by Eleanor R. Dionisio
(A re-post. Please click this link.)
Giddiness is not a mood one associates with the clergy. But my sacerdotal spies tell me the mood in some religious communities was positively giddy when Gaudencio Cardinal Rosales, Roman Catholic archbishop of Manila, declared that the Vatican had named as his successor Bishop Luis Antonio Tagle of Imus.
Enthusiasm spilled well over the rim of the metropolitan province of Manila. One Catholic university president in Mindanao, hurrying down the stairs to break the news, broke a leg instead. When we saw him three days later, he was still crowing from his hospital bed.
Archbishop Tagle is articulate, personable, younger and comelier than most Catholic bishops in the Philippines. He is a rock star not just among the clergy and religious, but also among a large demographic of youth and of married middle-aged manang types who develop chaste infatuations for handsome clerics.
But he is also a solid theologian and social justice advocate. Some hope he will strengthen the Church’s voice on issues of economic inequality, political disenfranchisement, human rights violations and corruption.
Yet beyond the 549 square kilometers of his see, what difference can an archbishop of Manila make?
The archbishop of Manila does not head the Philippine Catholic Church. He heads one see, outside of which his episcopal pronouncements carry no official weight. While he also heads the metropolitan province of Manila, encompassing Antipolo, Cubao, Imus, Caloocan, Novaliches, Parañaque, Pasig and San Pablo, his authority over the bishops of those sees is mainly admonitory. He does not govern or discipline them. He presides over the provincial council, but has only one vote in that council, as in the Catholic Bishops’ Conference of the Philippines.
Yet traditionally the Philippine Church has looked to the archbishop of Manila as a leader, if only because the metropolitan province of Manila is still the nation’s political and economic center.
Each Filipino archbishop of Manila has left a stamp on the Philippine Church. When Gabriel Reyes became the first in 1949, the new republic was rent by the Huk rebellion. To address the poverty and injustice fueling the rebellion, he encouraged the promotion of Catholic social teaching.
The Church, still extricating itself from complicity in the tenancy system, was not yet prepared to call loudly for agrarian reform. But Reyes supported the Church’s first engagement in labor organizing, with the Federation of Free Workers (FFW). Paradoxically, he died grieving over an FFW-led labor dispute in an enterprise that was majority-owned by his archdiocese.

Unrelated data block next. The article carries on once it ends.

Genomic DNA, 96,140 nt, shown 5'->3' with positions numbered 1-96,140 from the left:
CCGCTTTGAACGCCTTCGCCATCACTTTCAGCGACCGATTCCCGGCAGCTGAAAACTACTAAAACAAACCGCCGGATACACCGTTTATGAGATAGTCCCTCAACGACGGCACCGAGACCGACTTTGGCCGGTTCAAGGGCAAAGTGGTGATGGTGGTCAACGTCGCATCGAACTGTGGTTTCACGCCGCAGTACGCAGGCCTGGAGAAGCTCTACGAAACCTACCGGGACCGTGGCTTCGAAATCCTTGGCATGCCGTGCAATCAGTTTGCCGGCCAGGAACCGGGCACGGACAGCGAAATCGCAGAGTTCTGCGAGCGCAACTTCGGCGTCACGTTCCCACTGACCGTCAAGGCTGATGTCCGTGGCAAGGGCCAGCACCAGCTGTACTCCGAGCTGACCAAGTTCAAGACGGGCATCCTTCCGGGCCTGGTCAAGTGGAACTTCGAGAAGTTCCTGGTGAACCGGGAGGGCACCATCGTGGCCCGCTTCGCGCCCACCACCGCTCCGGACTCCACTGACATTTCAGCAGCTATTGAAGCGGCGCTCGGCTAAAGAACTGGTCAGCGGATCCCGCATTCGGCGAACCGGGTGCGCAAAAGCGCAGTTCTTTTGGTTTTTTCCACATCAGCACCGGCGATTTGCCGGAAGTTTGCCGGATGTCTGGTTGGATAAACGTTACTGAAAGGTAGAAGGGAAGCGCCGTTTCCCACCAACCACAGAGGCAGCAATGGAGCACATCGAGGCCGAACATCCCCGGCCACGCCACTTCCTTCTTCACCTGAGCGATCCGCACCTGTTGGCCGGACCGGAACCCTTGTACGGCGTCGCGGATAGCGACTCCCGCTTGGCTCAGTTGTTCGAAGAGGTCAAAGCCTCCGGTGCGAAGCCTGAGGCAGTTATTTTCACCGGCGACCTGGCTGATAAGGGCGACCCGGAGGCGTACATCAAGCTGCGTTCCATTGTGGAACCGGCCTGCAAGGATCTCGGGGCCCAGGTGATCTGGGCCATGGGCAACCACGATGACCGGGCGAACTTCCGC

Rufino Santos had less tolerance than Reyes for the FFW’s unionization of Church enterprises. But as the Huk rebellion died out, he helped fund the Federation of Free Farmers (FFF), the first peasant organization inspired by Catholic social teaching. By the late 1960s, the FFF was immersing Catholic religious and clergy in rural issues, pushing the Church into a stronger stance for agrarian reform. The FFF waxed militant, besieging the Department of Agriculture backed by Catholic school students, religious and clergy.
Such militance worried Santos. When martial law was declared in 1972, he defended it even as some FFF leaders and sympathetic clergy and religious were arrested or hunted down. He died before the full force of persecution of Church activists could be felt, leaving his successor, Jaime Sin, to calibrate the Church’s increasingly hostile relationship with the authoritarian state.
Five months after Sin’s appointment, in August 1974, a military raid on a novitiate in his diocese compelled him publicly to rebuke that state. Later that year, he reproved its abuses of political detainees and alleged cases of summary execution. In 1976 he censured its anti-labor policies. In 1978 he decried electoral fraud in his see. Thereafter he denounced poll abuses whenever they occurred, thus legitimizing Catholic participation in the defense of electoral integrity. His role in ousting Marcos—from uniting the opposition around one presidential candidate in 1985 to the final confrontation in 1986—shows what a difference an archbishop of Manila can make.
Such high-profile intervention became less appropriate after the dictatorship, as democratic institutions consolidated and civil society thrived. Rosales’ low-key politics was in part reaction to Sin’s intense visibility, in part personal disposition, in part needed to wean the polity from expectations that the bishops would mediate every political crisis. But he did not shrink from opposing élites in his consistent support for agrarian reform.
Tagle is expected to continue this legacy of concern for social justice and democracy. But he must also resist calls to the bishops—lately from the Speaker and the Senate president—to fix the problems of a democracy which cannot grow if the Church plays its nanny.
One contribution he might make is to cultivate among his own flock a healthy respect for secular democratic institutions, alongside a robust orientation for social justice. A project he had in the works at Imus was a formation program in Catholic social teaching for the clergy, religious and laity. Such a project in his new see could help devolve leadership in social and political advocacy onto the Church’s base, and set an example for other sees.
Then not the archbishop of Manila, but the Church as people of God, might make a difference.